After the jump, I'll share my own personal results with using both Google DNS and OpenDNS, and show you exactly how you can figure out the best-case scenario for your own browsing needs!
The fears of Microsoft taking over the world can be put safely to rest. It seems that Google is the one to worry about. Google provides us with a search engine, email, web apps, phone service, and whatever the heck Wave is. (You can even spy on people from space.) Now, to further envelope you in the Google Internet experience, Google is making available a public DNS resolution service.
The Domain Name System (DNS), are the street addresses of the Internet. You type in a URL, often containing a name, that gets translated into a series of dot-separated numbers. The look-up takes time, and can pose some security/privacy risks. As Google notes, if you spend time browsing the net you probably do a whole lot of DNS look-ups.
Rather than use your default DNS look-up system, the one your Internet service provider offers, you can configure your browser to go through Google’s system instead. Google promises greater speed in look-ups, as well as better security.
You are reading Maximum PC because you love to build, and tweak your rig. We will gladly spend hours trying to nudge a few extra clock cycles out of our CPU’s, but why do so many of us refuse to touch our network settings? The vast majority of users simply plug in their network cables, cross their fingers, and sacrifice an AOL CD to the gods who keep Conficker at bay. Truth be told, without going into too much depth up front, there is a really easy way to boost your surfing speed and it requires very little effort at all. This same tool gives you the ability to customize your internet experience further by creating URL shortcuts, or even filtering content, all without extra software.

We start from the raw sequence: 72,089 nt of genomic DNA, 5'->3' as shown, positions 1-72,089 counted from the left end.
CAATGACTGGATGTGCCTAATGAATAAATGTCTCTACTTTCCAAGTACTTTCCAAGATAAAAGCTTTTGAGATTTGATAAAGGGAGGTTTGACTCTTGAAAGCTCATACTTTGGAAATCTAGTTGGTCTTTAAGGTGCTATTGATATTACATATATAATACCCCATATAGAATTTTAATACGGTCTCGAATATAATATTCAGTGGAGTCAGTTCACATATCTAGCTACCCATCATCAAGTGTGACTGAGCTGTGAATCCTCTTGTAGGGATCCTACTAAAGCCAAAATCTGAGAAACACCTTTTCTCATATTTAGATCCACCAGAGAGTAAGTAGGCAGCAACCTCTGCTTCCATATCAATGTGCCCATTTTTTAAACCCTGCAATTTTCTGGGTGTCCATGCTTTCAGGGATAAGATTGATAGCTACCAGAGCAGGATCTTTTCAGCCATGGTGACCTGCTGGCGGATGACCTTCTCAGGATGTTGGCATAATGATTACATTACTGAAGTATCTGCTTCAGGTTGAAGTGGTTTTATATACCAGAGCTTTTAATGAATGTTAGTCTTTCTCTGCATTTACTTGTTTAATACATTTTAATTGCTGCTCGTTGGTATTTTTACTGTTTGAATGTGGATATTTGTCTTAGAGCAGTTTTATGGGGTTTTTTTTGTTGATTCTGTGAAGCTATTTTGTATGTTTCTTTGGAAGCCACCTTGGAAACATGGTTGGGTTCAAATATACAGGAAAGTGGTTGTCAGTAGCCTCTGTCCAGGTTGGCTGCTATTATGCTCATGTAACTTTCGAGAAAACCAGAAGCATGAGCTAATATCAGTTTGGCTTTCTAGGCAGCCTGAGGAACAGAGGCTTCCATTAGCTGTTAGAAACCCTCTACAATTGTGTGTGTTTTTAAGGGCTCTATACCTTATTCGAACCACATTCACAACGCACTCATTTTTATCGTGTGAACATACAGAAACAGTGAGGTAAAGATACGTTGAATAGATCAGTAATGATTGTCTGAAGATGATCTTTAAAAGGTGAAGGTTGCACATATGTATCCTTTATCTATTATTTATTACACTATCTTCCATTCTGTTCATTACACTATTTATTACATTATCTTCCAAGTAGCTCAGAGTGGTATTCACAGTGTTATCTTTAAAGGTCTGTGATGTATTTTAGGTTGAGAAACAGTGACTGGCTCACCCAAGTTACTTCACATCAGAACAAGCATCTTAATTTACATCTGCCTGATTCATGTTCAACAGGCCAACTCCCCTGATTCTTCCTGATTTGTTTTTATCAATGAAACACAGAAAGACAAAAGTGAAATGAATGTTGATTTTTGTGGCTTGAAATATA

The tool we are referring to is Domain Name System, or DNS for short. In a nutshell, DNS is your phone book for the internet. It helps translate a friendly internet domain like www.maximumpc.com, into IP address that our computer needs to find servers on the internet. Each time you visit a new website, a DNS query is issued in the background, and you’re none the wiser. Internet service providers supply DNS to all their customers, but these servers tend to be overpopulated, and certainly aren’t a priority to them because it’s difficult for the average user to measure performance. Power users are intimately familiar with how to benchmark raw connection speeds, but before that even becomes a factor, your machine needs IP address which is supplied by your DNS. Even if your smoking fast Fiber Optic connection can handle 18 Mbps, if your ISP’s DNS server wastes several seconds looking up your favorite website, you connection may be sitting in limbo when you could be surfing instead.
Interested in finding out how to improve the responsiveness of your connection and learning more about your DNS options? Hit the jump to find out more.
Bad news for ZoneAlarm users running Windows XP: the MS08-037 security update for DNS (aka 951748) released Tuesday breaks ZoneAlarm and knocks XP users off the Internet. If you're running recent versions of ZoneAlarm on Windows XP, you should avoid the KB951748 update for now. Grab a list of workarounds (and now, solutions)here.
For what went wrong, and how to fix it if you've already been bitten, catch us after the break.